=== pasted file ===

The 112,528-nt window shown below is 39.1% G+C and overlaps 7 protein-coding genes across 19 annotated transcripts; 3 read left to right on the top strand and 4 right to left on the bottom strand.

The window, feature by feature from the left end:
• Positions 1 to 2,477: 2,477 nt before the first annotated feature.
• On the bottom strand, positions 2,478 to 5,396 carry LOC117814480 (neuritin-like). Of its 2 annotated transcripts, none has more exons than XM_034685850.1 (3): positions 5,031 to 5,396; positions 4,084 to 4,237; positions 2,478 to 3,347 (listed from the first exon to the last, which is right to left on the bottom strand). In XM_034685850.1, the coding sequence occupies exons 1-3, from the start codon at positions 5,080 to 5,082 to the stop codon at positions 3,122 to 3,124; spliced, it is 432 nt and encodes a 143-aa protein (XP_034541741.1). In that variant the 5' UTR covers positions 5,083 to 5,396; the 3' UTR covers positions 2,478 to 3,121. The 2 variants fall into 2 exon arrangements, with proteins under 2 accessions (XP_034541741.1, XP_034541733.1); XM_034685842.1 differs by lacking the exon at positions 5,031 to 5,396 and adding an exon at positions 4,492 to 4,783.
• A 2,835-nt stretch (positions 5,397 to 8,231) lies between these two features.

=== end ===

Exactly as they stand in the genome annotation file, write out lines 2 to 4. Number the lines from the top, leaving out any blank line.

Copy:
The window, feature by feature from the left end:
• Positions 1 to 2,477: 2,477 nt before the first annotated feature.
• On the bottom strand, positions 2,478 to 5,396 carry LOC117814480 (neuritin-like). Of its 2 annotated transcripts, none has more exons than XM_034685850.1 (3): positions 5,031 to 5,396; positions 4,084 to 4,237; positions 2,478 to 3,347 (listed from the first exon to the last, which is right to left on the bottom strand). In XM_034685850.1, the coding sequence occupies exons 1-3, from the start codon at positions 5,080 to 5,082 to the stop codon at positions 3,122 to 3,124; spliced, it is 432 nt and encodes a 143-aa protein (XP_034541741.1). In that variant the 5' UTR covers positions 5,083 to 5,396; the 3' UTR covers positions 2,478 to 3,121. The 2 variants fall into 2 exon arrangements, with proteins under 2 accessions (XP_034541741.1, XP_034541733.1); XM_034685842.1 differs by lacking the exon at positions 5,031 to 5,396 and adding an exon at positions 4,492 to 4,783.